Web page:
After weak growth in H1 2016, the US economy was expected to rebound in the third quarter. While this looks likely, the strength of the rebound may disappoint. The average z-score of several economic surprise indices turned negative in early September and has remained there, meaning the indices are below their long-term average. The weakening of the rebound is also apparent in the Atlanta Fed GDPNow indicator, which shows the current quarter’s GDP growth path based on the latest data. After peaking in early August, this indicator trended down and then slumped last week.

Fortunately, the most recent economic data was better. The September services sector Markit PMI came in stronger than expected, lifting the composite index to a five-month high. Two measures of consumer confidence rose in September; one to a post-recession high. New orders for durable goods fell in July, but orders for non-defence capital goods rose for the third straight month. Thus, business investment may be bottoming, although it may take some time for this to show up in the GDP numbers. Shipments of capital goods continued to decline.

Even though the US Federal Reserve (Fed) left policy rates on hold in September, it signalled willingness for a rate rise later this year. The Fed’s course depends on the incoming data and we think the numbers are now strong enough for a rate increase in December. The latest comments by Fed officials also point in this direction.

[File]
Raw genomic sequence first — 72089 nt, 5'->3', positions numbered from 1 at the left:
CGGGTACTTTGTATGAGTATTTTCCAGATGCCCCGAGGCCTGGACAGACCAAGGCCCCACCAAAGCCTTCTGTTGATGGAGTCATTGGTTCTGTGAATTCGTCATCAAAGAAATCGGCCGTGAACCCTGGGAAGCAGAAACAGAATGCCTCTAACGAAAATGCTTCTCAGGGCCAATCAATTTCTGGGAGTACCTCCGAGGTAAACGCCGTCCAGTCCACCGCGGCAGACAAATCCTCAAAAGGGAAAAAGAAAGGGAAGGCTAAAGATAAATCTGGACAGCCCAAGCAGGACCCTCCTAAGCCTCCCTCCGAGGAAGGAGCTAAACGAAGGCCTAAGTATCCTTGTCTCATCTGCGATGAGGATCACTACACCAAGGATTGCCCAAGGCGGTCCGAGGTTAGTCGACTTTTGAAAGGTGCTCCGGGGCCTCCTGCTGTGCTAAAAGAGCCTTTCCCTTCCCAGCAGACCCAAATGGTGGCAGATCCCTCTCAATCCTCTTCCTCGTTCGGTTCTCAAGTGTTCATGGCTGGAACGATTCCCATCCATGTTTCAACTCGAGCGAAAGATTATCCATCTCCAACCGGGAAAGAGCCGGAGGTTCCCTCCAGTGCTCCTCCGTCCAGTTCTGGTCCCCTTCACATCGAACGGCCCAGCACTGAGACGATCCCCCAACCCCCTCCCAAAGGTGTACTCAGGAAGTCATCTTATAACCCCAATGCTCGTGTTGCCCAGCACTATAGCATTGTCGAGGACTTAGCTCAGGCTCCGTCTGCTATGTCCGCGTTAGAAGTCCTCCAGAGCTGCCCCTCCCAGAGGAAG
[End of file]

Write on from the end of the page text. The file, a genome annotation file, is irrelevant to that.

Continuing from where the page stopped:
In September, the eurozone’s Economic Sentiment Index (ESI) unexpectedly jumped to its highest level since this January, alleviating the growth concerns that had followed a disappointing composite PMI. The improvement was clearest in manufacturing. The strongest gains were in Germany and the Netherlands, while France, Italy, Spain and Belgium lagged. At face value, the ESI points to faster GDP growth in the coming months of 2% YoY.

This looks too optimistic to us. The decline in the unemployment rate has stalled for five months. Headline inflation rose in September, but this was mainly due to higher energy prices. Core inflation is holding steady at 0.8%. Growth of bank credit to the private sector was mediocre in August. For us, the implication of all this is that the ECB will likely amend its asset purchase programme in December, probably by modifying its self-imposed rules for the programme and extending it beyond March 2017.